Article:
Investigating the mechanisms of perioperative ischemic stroke in the Carotid Occlusion Surgery Study

Matthew R. Reynolds, Robert L. Grubb, William R. Clarke, William J. Powers, Gregory J. Zipfel, Harold P. Adams, Colin P. Derdeyn

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34 Scopus citations

Abstract

Object. The Carotid Occlusion Surgery Study (COSS) was a large, prospective clinical trial that examined whether superficial temporal artery-middle cerebral artery (STA-MCA) bypass, in addition to best medical therapy, reduced the risk of ipsilateral ischemic stroke in patients with carotid artery occlusion and hemodynamic cerebral ischemia. Despite improved cerebral hemodynamics and excellent bypass graft patency rates, COSS failed to show a benefit for the surgical group with respect to ipsilateral stroke recurrence at 2 years after treatment. This was due to a lower than expected rate of recurrent ipsilateral stroke in the medically treated group and a high rate of perioperative ipsilateral strokes in the surgical group. Critics of the trial have cited surgeon inexperience and technical difficulties related to the performance of the bypass graft as a leading cause of failure of the trial. Methods. The authors retrospectively identified all patients from the COSS with an ipsilateral, perioperative (< 30 days) ischemic stroke after STA-MCA cortical branch anastomosis. Study records, operative notes, stroke adjudication forms, and imaging studies were reviewed. Ischemic strokes were characterized as bypass graft related or non-bypass graft related based on clinical and radiographic findings. Results. Fourteen of 93 surgically treated patients experienced an ipsilateral, perioperative ischemic stroke. Postoperatively, the mean oxygen extraction fraction (OEF) ratio between the symptomatic and asymptomatic cerebral hemisphere significantly improved in these patients (1.30 ± 0.18 preoperative vs 1.12 ± 0.11 postoperative; p = 0.02), but did not normalize. In this cohort, total MCA occlusion time during the anastomosis (54.3 ± 23.5 minutes) was no different from the MCA occlusion time in those surgical patients who did not have a perioperative stroke (45.4 ± 24.2 minutes, p = 0.2). Bypass graft patency rates in patients with a perioperative stroke were 92% at 30 days (11 of 12 patients with patency data) and 83% at last follow-up visit (10 of 12 patients with patency data). These patency rates were not significantly different from those achieved at 30 days (100%; 76 of 76 patients with patency data; p = 0.14) and at last follow-up (99%; 71 of 72 patients with patency data; p = 0.052) in patients without a perioperative stroke. Eighty-six percent (12 of 14 patients) of strokes were likely attributable to factors unrelated to the STA-MCA anastomosis. Only 21% of strokes (3 of 14 patients) were in the territory of the recipient vessel and likely related to technical performance of the anastomosis itself. One patient was thought to have dual stroke mechanisms. Conclusions. Only a small minority of ipsilateral, perioperative ischemic strokes in the COSS could be attributed to technical problems of the bypass anastomosis. The majority of ischemic strokes could not be ascribed to this cause and were most likely due to patient hemodynamic fragility and the inability of patients to tolerate surgery.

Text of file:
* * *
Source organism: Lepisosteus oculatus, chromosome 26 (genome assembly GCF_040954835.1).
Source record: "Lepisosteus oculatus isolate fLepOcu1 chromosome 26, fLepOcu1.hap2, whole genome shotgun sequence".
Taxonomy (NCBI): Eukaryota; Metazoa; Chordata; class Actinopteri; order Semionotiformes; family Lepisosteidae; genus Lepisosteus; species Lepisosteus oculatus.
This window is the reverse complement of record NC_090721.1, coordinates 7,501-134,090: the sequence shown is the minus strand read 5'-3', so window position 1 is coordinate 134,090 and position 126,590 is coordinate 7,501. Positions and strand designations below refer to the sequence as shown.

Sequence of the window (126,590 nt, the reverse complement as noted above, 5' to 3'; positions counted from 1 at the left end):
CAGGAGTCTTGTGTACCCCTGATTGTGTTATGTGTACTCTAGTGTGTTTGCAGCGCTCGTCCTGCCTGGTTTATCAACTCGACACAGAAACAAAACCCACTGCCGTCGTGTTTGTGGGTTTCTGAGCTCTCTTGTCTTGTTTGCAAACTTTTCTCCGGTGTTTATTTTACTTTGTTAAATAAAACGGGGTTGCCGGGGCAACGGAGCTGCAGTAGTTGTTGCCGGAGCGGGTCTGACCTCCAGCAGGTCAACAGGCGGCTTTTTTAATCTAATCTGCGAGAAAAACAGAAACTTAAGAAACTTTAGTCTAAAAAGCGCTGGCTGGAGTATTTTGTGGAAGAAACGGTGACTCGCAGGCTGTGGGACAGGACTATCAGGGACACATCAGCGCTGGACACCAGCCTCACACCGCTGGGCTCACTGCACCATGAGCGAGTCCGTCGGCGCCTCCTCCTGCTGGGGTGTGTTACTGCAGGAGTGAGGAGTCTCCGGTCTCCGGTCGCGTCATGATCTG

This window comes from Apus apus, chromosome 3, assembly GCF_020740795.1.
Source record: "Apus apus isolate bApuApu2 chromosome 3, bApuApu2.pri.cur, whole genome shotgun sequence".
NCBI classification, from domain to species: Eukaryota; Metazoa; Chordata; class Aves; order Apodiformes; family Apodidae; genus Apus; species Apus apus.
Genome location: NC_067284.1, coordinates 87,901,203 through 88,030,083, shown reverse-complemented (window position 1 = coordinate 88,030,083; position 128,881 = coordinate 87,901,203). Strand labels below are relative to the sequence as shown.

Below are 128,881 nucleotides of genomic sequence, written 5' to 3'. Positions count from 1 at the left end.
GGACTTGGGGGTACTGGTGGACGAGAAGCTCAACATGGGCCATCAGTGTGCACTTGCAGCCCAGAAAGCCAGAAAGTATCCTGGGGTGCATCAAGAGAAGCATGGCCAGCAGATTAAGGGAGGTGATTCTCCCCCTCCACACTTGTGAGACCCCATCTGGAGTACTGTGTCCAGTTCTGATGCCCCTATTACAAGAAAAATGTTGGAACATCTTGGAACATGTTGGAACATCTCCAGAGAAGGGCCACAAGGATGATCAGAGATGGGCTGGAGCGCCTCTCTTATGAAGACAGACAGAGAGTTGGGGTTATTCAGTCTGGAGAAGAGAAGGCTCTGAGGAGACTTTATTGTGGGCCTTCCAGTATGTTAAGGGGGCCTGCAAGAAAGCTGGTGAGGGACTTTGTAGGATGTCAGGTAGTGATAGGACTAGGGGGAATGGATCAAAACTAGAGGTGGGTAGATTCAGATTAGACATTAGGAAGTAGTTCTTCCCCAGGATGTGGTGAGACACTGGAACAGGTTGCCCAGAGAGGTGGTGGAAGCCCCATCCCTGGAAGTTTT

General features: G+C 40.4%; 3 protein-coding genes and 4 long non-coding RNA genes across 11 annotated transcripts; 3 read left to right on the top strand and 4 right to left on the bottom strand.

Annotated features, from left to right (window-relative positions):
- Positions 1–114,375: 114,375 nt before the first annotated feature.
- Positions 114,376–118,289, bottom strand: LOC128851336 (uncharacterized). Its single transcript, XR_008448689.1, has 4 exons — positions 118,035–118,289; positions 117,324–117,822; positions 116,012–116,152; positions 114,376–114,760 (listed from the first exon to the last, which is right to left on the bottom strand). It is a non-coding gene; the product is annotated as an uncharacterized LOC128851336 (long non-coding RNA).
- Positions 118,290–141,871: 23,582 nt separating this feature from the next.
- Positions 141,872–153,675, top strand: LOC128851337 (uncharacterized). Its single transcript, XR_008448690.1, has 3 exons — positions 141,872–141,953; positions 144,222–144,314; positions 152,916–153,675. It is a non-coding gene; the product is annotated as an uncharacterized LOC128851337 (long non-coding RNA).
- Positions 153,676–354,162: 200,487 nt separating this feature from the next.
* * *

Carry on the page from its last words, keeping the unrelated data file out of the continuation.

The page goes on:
Original languageEnglish
Pages (from-to)988-995
Number of pages8
JournalJournal of neurosurgery
Volume119
Issue number4
DOIs
StatePublished - Oct 2013

Keywords

  • COSS
  • Carotid Occlusion Surgery Study
  • EC-IC bypass
  • Ischemic stroke
  • Perioperative
  • STA-MCA bypass
  • Vascular disorders

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